Saturday, May 20, 2006

Why We Need An Immigration Bill, Even An Imperfect One

Fred Barnes says it in the Weekly Standard:

The last time the public was this engaged in a policy issue was 1994, when President Clinton's health care plan was being debated. But there was a critical
difference then. Once the idea took hold that there was no health care crisis in
America--there still isn't--health care reform began to fade. It turned out to
be postponable.

Immigration reform is not. There really is an immigration crisis. In fact, the very Republicans who want an immigration bill limited to enforcement are largely responsible for having brought to the attention of all Americans the fact that a crisis exists and must be dealt with urgently. For them to prevent a bill now would be political suicide. It would all but guarantee Democratic capture of the House on November 7. "We're in control," says Republican senator Mel Martinez of Florida. "We're in charge. And if we don't produce, it would be a terrible failure. It would be handing the other side a win." A big win.
Read the whole thing. Especially if you think it's better to have no bill at all than one that has more or less in it than you think should be there.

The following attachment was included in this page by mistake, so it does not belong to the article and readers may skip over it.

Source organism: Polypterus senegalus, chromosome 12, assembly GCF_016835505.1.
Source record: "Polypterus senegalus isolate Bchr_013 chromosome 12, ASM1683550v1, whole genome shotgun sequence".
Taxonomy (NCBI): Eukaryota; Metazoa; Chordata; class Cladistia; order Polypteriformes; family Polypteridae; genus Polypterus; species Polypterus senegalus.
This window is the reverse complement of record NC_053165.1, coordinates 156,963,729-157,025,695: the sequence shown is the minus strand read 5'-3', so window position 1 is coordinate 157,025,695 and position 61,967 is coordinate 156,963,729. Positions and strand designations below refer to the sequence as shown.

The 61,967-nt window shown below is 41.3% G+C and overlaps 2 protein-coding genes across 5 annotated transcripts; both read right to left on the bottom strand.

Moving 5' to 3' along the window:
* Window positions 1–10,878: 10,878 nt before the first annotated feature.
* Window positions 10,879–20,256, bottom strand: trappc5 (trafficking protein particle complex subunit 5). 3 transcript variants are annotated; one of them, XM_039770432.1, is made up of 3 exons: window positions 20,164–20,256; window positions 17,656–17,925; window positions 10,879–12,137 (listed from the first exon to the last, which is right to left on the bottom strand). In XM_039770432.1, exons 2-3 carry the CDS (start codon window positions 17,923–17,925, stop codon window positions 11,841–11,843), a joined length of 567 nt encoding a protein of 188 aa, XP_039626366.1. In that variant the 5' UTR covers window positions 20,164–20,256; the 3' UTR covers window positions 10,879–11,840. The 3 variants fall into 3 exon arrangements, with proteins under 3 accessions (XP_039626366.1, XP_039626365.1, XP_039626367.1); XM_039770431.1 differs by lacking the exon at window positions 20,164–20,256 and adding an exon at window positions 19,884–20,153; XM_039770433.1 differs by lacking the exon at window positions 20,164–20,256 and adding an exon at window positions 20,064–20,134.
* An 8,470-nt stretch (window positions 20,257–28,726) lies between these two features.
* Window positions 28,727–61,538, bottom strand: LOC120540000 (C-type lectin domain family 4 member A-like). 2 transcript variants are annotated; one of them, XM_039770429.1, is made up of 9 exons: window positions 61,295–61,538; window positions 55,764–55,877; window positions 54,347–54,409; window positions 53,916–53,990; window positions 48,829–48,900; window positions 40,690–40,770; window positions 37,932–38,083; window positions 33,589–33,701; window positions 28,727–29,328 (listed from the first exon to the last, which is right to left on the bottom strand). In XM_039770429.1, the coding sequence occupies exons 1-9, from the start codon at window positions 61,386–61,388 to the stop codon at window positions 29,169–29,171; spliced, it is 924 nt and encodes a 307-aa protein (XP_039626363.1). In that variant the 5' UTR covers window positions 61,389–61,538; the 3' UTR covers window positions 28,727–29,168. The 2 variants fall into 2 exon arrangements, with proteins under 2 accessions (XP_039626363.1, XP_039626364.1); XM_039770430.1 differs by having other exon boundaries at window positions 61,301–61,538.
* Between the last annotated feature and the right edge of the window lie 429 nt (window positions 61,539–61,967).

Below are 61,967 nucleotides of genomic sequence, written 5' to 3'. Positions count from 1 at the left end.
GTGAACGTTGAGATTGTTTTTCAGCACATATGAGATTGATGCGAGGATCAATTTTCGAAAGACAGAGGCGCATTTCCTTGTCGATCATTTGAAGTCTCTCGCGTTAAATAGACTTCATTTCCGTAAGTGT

Anonymous tommy said...

Sorry, I have to agree with this blogger:

Fred Barnes has completely lost touch with mainstream Republicans. He is nothing but a partisan hack.

Posted by tommy

Sunday, May 21, 2006 2:32:00 AM  
Blogger Dan M said...

This is incoherent.

The people who have brought the enforcement failure to light, who have repeatedly told people what's going on at the border, and have finally gotten Washington to speak upon the issue, are now to be satisfied by the mere passage of a bill.

It's not the bill they want, they want the border secured.

This is the type of nonsense that passes for wisdom in Washington.

Here's a newsflash: It's NOT about legislation, IT'S ABOUT RESULTS.

The politicians, and their camp followers, {Barnes is in the latter group} naturally view the issue as one of increased legislation and signing ceremonies. But for people who live in fear along the Southern border, for people who no longer recognize the towns and counties they've grown up in, it isn't about more legislation, nor is it about more politicians grandstanding for the cameras.

Sometimes Barnes even amazes me by his ability to utterly miss the obvious.

It would be far better for the House GOP to reject a Senate bill, then to yield, and pass a worthless piece of legislation, JUST FOR THE SAKE of passing something.

The HOUSE is up for reelection, whereas 2/3 of the Senate isn't.

And the House GOP had damn well better be mindful of that.


Posted by Anonymous

Sunday, May 21, 2006 8:11:00 AM  

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